Good blogs foster conversation. In his example, he's tells how a young activist being confused about the length of the Vietnam War after learning about it wrongly on a blog. Well, if it was a decent blog, someone would have come along and posted a comment, explaining how wrong they were.

You can post a comment here to tell me how wrong I am. That's how it works.

Negative ads will get you elected, they do not "work"

Far be it for me to disagree with a sine-yan-tist, but what utter nonsense:

Scientists around the country are logging the emotional and physical effects of negative political ads. Iacoboni tracked parts of the middle brain that lighted up in brain scans when people watched their favorite candidates come under attack. Other scientists hooked up wires to measure frowns and smiles before the meaning of the ads' words sunk in. Mostly, researchers found that negative ads tend to polarize and make it less likely that supporters of an attacked candidate will vote.

"Everyone says: 'We hate them. They're terrible,' " said George Bizer, a psychology professor at Union College in Schenectady, N.Y.

But, he added, "They seem to work."


If the choice people are making after viewing negative ads is not to vote, then the ads aren't working.

Thursday, November 02, 2006

Scenes from the Cantwell rally in Olympia

Be warned. I left around 4:20 p.m. before Cantwell even made an appearance. I had a faucet cover to buy, otherwise I probably would have stuck around longer.

I got to the Olympia Center a bit early, waiting around for folks to show up, I was mostly curious to see people mill around before the event.

I was sitting down, underneath the "Salmon Run" statues, a local Democrat I know came up to me. "I'm not happy, we shouldn't be doing this," he said. Turns out he had been recruited as a "bouncer" to make sure no one came into the event with any hand-made or McGavick signs. I agreed with him, but there didn't end up being much of a chance of that happening.

I guess they still think keeping folks with competing large print words out of their events is a good idea.

The only non-Democratic folks that came around that I could see where a nice slug of Green Party members carrying those nice small Aaron Dixon signs. After milling around the lobby talking to a handful of interested folks, they politely ditched their signs before they went inside.

Before I went inside, I knocked my head accidentally on the legendary Wishupona Fish statue. Ouch, I was showing a fellow Young Dem who I hadn't seen in awhile pictures of my son on my cell phone and I got excited. Ouch.

Also, I chatted with a Black Hills High School student out in the lobby who was there to see her sister. She said she liked government, but not politics. She takes part in a club/class at her school were she helps write mock legislation, and she hates politics. Likes the practice of participation, but hates how the campaigns tear each other down.

I got into the event, listened to Rep. Sam Hunt, Thurston County Commissioner Bob Macleod and state Sen. Karen Frasier, and then I took off. Oh yeah, I also met Particle Man from Washblog. And, its true what they say: the water got him instead. Particle Man.

UPDATE: In the comments, Particle Man picks up where I left off and the Olympian covers the event.

Son Volt's "Jet Pilot" on YouTube: a story of GW Bush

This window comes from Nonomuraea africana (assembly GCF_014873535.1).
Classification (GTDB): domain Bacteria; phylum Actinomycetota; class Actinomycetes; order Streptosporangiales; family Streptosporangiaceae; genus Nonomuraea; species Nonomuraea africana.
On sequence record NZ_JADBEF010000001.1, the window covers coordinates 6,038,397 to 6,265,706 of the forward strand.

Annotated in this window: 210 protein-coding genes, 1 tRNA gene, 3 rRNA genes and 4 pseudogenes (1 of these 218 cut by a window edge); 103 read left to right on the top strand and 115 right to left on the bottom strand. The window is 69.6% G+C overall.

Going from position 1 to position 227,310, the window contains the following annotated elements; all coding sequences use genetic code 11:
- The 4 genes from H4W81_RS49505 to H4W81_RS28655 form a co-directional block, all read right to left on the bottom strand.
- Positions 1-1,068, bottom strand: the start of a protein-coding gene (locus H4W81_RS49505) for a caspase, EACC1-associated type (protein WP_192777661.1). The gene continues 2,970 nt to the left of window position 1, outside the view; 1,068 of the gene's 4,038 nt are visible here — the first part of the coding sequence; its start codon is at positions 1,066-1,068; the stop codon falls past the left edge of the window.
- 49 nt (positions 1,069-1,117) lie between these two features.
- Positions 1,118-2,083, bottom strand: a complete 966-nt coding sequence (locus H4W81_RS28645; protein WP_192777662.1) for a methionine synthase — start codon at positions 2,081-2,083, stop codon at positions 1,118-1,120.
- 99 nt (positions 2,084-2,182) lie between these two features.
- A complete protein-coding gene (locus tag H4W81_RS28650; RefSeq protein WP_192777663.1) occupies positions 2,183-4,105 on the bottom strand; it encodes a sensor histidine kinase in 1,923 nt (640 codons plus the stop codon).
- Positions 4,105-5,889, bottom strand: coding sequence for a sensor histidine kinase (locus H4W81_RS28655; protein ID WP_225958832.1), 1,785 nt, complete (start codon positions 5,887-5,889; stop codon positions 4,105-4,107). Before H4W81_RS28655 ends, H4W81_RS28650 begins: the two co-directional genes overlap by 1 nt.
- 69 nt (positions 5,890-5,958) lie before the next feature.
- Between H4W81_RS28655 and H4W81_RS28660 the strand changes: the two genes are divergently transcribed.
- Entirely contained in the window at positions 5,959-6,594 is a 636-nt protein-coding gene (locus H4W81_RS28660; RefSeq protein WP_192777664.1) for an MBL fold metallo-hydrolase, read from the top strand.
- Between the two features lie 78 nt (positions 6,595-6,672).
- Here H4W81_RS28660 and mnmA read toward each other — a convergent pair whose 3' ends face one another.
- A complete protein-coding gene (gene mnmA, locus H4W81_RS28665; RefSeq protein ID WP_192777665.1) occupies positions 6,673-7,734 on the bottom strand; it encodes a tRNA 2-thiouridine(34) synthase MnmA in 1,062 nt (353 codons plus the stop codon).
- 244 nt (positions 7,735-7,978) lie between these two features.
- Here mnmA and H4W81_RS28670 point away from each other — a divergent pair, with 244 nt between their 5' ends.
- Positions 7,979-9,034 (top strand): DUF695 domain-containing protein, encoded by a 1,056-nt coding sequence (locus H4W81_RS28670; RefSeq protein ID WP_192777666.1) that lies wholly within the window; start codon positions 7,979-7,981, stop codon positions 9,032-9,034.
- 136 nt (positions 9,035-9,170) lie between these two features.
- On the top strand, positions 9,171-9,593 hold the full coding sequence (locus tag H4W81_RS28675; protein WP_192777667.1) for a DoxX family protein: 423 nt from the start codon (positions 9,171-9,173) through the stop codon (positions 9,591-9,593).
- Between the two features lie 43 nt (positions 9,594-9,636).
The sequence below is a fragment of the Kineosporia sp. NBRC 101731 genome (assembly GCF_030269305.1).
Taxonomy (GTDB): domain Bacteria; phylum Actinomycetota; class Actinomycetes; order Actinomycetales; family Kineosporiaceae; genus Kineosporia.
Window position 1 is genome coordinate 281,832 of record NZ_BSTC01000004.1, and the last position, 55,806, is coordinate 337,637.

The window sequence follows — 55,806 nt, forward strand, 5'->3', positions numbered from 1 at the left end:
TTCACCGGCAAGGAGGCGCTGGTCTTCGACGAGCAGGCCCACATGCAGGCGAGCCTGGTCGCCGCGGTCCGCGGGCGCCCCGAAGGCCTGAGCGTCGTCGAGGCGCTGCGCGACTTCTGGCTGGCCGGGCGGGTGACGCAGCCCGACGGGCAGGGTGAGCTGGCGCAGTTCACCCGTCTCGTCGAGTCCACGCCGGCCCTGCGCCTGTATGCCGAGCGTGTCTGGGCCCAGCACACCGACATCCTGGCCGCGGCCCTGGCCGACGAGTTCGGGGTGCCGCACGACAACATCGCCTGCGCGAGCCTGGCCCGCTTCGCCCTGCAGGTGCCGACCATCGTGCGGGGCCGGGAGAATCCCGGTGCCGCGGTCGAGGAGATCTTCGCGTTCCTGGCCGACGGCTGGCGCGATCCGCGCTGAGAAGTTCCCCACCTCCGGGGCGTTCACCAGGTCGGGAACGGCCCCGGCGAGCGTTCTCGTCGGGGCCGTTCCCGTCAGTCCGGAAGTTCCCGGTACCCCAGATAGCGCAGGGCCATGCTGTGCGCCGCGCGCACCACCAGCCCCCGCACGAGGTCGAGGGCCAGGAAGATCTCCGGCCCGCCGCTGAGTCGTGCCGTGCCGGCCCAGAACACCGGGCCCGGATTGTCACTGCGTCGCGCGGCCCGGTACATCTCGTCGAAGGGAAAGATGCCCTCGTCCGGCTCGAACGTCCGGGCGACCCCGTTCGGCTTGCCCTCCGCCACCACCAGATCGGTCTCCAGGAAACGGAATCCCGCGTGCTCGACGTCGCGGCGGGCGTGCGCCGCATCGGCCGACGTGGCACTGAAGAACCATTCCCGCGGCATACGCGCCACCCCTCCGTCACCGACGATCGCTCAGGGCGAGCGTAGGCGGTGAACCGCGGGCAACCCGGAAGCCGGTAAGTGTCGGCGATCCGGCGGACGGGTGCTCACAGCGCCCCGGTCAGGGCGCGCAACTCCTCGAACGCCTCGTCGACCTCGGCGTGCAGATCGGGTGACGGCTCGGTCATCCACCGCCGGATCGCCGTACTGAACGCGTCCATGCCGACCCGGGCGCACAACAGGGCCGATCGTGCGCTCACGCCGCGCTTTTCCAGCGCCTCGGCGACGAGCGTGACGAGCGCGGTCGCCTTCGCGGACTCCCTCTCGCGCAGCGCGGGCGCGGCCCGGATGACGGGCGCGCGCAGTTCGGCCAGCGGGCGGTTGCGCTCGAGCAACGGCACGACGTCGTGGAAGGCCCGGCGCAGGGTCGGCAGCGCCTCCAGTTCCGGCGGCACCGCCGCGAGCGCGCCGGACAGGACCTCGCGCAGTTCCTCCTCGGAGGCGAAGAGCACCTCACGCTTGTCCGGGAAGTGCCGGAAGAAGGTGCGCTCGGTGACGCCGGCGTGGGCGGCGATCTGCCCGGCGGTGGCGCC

This is a great song I've been enjoying for awhile off of Son Volt's best album since "Trace." Maybe even better than Trace.

Anyway, Jet Pilot is about GW. Rock it:



NPR Roots Rock has a nice mp3 of a concert Son Volt did in Washington DC over a year ago.

Cantwell is Oly this afternoon

Be there or be square:

Cantwell's Checklist for Change Tour in Olympia

When

Thursday, November 2, 2006 at 3:30 PM - 5:00 PM

Where

The Olympia Center 222 Columbia St. NW Olympia, WA 98501

Description Join Maria Cantwell for the Checklist for Change tour stop in Olympia. Maria is spending the final week before Election Day crisscrossing the state in a biodiesel bus, talking to supporters and voters about her ten-point checklist to change the agenda in Washington DC to reflect our Northwest values. We hope you can join us in Olympia for this great event. Please email comment@cantwell.com with any questions. Host Andrea Johnson

Is Olympia missing the wifi train?

Pierce County is well on the way to deploying wifi county wide, even in such small burbs as Orting and Eatonville.

Spokane built their downtown network so long ago it isn't even news anymore.

Now, Bellevue is putting their's up.

What the heck in wrong with Olympia?

The last time anyone seriously talked about wifi within our city government, they took a "wait and see" position.

CIRGO, even though everyone mentions to me that they're going to get us going in this direction, is still very very quiet about what they're even going to do. Low cost wifi? Public wifi?

listening to each other

Diary over at Washblog about some stuff in the last few days. Maybe its just the end of campaign season, but I'm glad I got voting out of the way first thing. Not sure I feel like it now.

How can we claim to be for the "common good," any of us?

Wednesday, November 01, 2006

Sen. Allen doesn't "take questions from bloggers" either

The difference between Mike Stark being put in a headlock and tackled and Mike Stark being told to "shut up" or ignored is that he wasn't a credentialed reporter. Granted, a reporter probably wouldn't have shouted a question, but reporters all the time ask questions that are "innapropriate."

So, count up to two politicians in the last few days who "don't take questions from bloggers." Allen just does it a bit more forcefully.

Best No on 933 ad yet

"It forces taxpayers to pay bad neighbors to just follow the law." Spot on. Hat tip to Jon.



Most people may care about farming, in some distant way. They aren't farmers themselves, but sure, farms are good. Though the Yes on 933 folks are using the farmer argument too, which just muddles it.

The High Taxes argument is better, but it doesn't hit the issue on the head, which is bad neighbors suck. Why give in to them?